WotC Backs Down: Original OGL To Be Left Untouched; Whole 5E Rules Released as Creative Commons

Hundreds of game publishers sigh in relief as, after extensive pressure exerted by the entire open gaming community, WotC has agreed to leave the original Open Gaming License untouched and put the whole of the 5E rules into Creative Commons. So, what's happened? The Open Gaming Licence v1.0a which most of the D&D third party industry relies on, will be left untouched for now. The whole of...

Hundreds of game publishers sigh in relief as, after extensive pressure exerted by the entire open gaming community, WotC has agreed to leave the original Open Gaming License untouched and put the whole of the 5E rules into Creative Commons.

So, what's happened?
  • The Open Gaming Licence v1.0a which most of the D&D third party industry relies on, will be left untouched for now.
  • The whole of the D&D 5E SRD (ie the rules of the game less the fluff text) has been released under a Creative Commons license.

WotC has a history of 'disappearing' inconvenient FAQs and stuff, such as those where they themselves state that the OGL is irrevocable, so I'll copy this here for posterity.

When you give us playtest feedback, we take it seriously.

Already more than 15,000 of you have filled out the survey. Here's what you said:
  • 88% do not want to publish TTRPG content under OGL 1.2.
  • 90% would have to change some aspect of their business to accommodate OGL 1.2.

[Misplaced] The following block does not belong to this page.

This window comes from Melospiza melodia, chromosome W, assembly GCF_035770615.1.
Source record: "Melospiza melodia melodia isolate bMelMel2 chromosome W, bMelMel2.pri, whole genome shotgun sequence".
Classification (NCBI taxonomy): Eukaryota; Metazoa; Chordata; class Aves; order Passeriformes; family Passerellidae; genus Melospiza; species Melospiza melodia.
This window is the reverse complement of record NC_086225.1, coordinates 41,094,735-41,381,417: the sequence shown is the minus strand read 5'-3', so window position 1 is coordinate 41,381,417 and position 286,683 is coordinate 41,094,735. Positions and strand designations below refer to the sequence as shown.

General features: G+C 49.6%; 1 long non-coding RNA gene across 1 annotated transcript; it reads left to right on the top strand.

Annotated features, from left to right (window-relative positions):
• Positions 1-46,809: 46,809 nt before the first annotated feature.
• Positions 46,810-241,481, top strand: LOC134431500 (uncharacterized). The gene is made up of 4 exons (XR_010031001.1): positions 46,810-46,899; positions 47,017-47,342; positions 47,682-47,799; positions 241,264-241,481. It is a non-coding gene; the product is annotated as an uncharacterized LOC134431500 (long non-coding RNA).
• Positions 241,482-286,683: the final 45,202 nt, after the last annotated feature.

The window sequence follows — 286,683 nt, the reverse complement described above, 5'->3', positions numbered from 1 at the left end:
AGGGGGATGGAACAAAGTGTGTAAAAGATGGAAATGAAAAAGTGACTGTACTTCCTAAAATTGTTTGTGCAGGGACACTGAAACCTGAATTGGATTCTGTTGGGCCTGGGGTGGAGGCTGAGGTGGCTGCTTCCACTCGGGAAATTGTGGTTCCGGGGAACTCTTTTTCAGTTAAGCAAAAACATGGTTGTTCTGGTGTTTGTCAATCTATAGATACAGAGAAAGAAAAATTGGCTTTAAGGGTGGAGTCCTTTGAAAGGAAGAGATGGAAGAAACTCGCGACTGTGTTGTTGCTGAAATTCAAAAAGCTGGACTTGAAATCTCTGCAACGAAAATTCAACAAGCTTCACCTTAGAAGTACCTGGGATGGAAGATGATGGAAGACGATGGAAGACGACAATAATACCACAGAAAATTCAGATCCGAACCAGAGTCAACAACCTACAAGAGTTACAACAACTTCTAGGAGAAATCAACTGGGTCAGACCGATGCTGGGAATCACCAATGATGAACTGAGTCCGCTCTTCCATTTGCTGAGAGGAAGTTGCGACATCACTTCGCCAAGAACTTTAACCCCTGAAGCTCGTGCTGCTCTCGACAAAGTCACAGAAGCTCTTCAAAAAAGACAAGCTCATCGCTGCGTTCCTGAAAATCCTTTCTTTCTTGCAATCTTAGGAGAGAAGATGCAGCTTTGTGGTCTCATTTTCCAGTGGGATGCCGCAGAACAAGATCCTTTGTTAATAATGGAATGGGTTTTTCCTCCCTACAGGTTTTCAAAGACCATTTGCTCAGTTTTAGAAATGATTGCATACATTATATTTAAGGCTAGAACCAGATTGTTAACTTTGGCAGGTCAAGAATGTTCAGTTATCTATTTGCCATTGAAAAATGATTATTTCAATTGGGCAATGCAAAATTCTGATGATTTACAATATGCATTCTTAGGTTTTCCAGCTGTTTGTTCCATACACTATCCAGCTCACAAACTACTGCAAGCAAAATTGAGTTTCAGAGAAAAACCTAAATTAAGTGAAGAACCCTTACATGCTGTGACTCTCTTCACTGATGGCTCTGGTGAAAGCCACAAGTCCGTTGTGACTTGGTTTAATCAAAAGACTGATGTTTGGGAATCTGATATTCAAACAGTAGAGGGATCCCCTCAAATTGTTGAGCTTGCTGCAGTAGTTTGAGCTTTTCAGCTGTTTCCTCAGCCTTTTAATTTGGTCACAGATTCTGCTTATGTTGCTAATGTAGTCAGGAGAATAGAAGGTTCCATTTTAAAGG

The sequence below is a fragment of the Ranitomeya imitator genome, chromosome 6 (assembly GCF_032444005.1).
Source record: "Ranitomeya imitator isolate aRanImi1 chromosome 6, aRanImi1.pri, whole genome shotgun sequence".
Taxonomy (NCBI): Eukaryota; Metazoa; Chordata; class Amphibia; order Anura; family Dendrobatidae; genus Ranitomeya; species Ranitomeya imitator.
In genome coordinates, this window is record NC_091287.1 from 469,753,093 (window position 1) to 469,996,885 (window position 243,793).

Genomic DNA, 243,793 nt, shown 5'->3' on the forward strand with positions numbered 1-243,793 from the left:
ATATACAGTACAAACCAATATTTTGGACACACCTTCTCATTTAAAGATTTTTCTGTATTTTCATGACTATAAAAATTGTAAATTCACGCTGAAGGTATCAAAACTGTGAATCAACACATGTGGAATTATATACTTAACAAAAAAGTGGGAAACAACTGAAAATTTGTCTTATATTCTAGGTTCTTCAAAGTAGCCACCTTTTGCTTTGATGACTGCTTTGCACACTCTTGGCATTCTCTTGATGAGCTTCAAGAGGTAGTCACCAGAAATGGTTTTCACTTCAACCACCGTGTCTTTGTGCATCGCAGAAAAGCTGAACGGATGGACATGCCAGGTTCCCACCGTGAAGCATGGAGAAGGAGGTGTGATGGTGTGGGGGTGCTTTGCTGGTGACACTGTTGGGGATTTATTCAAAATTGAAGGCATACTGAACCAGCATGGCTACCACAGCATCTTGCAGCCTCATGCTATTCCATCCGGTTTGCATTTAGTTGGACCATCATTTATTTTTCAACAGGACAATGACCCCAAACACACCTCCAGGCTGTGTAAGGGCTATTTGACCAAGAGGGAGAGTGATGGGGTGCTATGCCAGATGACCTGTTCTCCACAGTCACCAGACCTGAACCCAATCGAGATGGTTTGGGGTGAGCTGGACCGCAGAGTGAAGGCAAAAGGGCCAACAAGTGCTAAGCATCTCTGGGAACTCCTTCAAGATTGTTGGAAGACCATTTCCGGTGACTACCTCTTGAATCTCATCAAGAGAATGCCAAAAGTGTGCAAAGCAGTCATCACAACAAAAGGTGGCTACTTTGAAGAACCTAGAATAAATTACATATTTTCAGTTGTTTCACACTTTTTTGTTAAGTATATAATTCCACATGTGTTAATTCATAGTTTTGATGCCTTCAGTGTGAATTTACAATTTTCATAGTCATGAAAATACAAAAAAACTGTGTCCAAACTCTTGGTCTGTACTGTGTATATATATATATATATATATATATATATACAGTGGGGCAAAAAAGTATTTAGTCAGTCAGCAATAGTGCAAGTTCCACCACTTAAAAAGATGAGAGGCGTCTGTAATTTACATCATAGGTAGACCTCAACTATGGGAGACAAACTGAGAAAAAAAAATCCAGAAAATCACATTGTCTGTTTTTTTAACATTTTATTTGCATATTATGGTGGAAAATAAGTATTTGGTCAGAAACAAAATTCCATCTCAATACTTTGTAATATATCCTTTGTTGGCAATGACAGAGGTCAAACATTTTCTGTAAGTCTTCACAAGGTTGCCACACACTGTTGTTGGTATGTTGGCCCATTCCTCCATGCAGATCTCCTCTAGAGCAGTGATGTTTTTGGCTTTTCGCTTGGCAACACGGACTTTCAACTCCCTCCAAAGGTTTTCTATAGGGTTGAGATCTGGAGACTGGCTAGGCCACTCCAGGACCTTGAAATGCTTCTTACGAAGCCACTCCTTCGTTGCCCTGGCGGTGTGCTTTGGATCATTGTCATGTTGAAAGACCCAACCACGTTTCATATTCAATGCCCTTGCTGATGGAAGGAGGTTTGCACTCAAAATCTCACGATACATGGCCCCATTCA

• 89% are dissatisfied with deauthorizing OGL 1.0a.
  • 86% are dissatisfied with the draft VTT policy.
  • 62% are satisfied with including Systems Reference Document (SRD) content in Creative Commons, and the majority of those who were dissatisfied asked for more SRD content in Creative Commons.
These live survey results are clear. You want OGL 1.0a. You want irrevocability. You like Creative Commons.
The feedback is in such high volume and its direction is so plain that we're acting now.
  1. We are leaving OGL 1.0a in place, as is. Untouched.
  2. We are also making the entire SRD 5.1 available under a Creative Commons license.
  3. You choose which you prefer to use.
This Creative Commons license makes the content freely available for any use. We don't control that license and cannot alter or revoke it. It's open and irrevocable in a way that doesn't require you to take our word for it. And its openness means there's no need for a VTT policy. Placing the SRD under a Creative Commons license is a one-way door. There's no going back.

Our goal here is to deliver on what you wanted.

So, what about the goals that drove us when we started this process?

We wanted to protect the D&D play experience into the future. We still want to do that with your help. We're grateful that this community is passionate and active because we'll need your help protecting the game's inclusive and welcoming nature.

We wanted to limit the OGL to TTRPGs. With this new approach, we are setting that aside and counting on your choices to define the future of play.